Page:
by Rasmus Hougaard
Emails are the main source of communication in most companies and while many of us have mixed feelings about them: There is just no way of getting around them! There are, however, effective strategies to managing them.
Doctors now estimate that over 11 million Americans suffer from “email addiction.” Email addiction is similar to any other type of addiction. When you receive a grateful message from a client, praise from your boss, or an interesting article, your brain releases dopamine – a hormone that makes you feel good. It’s similar to playing a slot machine. Every time you pull the lever, you get a quick hit of dopamine as a reward. Craving this reward makes it almost impossible to avoid checking email whenever you hear a buzz, ding, or other email notification.
For 10 years my colleagues and myself have helped managers and executives be more effective and more mindful in managing emails. I would like to share the five most important things you can do to truly change your email habits and free up time to do more important things.
In the first half of the morning, the brain is generally most alert, focused, and creative. While many people open their email first thing in the morning, that’s not the best use of this period of exceptional focus and creativity.
Opening your email first thing in the morning immediately draws you into an onslaught of short-term problems. As your brain adapts to the pace of email, your early morning creative energy dissipates. Choosing email as your first task of the day can be a wasted opportunity to use your mind for more important work, like strategic planning. Instead, try waiting at least half an hour to an hour after you get to work before checking your inbox.
Having your email always on, even if only in the background, can create a lot of unnecessary “noise” both for you and the people around you. A lot of the time, getting a new email pulls your focus away from the job at hand, forcing you to shift from task to task. When it comes to email, you can do yourself a favor by switching off your email notifications, pop-up windows, alarms, and ring tones.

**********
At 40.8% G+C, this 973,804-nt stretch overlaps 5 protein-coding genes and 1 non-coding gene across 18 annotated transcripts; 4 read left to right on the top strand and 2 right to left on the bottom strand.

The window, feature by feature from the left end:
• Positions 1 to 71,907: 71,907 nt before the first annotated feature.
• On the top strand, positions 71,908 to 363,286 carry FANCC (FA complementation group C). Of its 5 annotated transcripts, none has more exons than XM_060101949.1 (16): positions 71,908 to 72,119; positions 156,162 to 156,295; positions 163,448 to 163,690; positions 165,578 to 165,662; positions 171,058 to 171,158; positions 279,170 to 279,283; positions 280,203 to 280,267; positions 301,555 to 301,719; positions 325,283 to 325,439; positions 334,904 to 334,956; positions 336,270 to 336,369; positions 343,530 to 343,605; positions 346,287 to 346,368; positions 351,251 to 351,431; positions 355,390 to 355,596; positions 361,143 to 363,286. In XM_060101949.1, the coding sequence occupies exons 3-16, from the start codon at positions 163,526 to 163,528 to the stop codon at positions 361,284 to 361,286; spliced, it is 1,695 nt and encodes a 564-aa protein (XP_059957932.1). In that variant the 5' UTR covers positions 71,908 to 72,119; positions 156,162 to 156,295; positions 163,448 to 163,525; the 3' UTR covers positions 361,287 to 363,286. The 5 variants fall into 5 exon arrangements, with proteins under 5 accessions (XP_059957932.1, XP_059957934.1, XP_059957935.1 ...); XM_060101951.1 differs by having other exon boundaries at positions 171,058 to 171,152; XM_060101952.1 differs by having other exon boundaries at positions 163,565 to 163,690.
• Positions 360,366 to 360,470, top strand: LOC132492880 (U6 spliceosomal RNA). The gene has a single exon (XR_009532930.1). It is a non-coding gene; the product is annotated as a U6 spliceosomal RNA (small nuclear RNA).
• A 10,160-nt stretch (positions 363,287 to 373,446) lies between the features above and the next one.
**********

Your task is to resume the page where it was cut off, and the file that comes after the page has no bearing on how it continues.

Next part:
Over the next couple of days, pay attention to what happens to your focus, your productivity, and your well-being each time you’re distracted by an email notification. Then try working for a couple days with the notifications switched off. After that, you can make an informed decision about what works best for you.
You have the choice of planning your time and activities in a way that facilitates getting important tasks done. Arne Sorenson of Marriott plans uninterrupted hours of focused meetings, with no phone, computer, or tablets around. Jean-François van Boxmeer of Heineken blocks out a percentage of his time for doing important tasks. Dominic Barton of McKinsey takes a long run every day to process, reflect, and synthesize. In each case, these exceptionally busy leaders are putting aside specific blocks of time designed to increase their focus. For them, disciplined focus is a mantra for productivity.
The idea of focus time, however, often conflicts with an always-on organizational culture. Focus time therefore requires some principles and preparation. To help, here are a few things you can do:
Block focus time in your calendar. Rather than prioritize what’s on your schedule, schedule your priorities.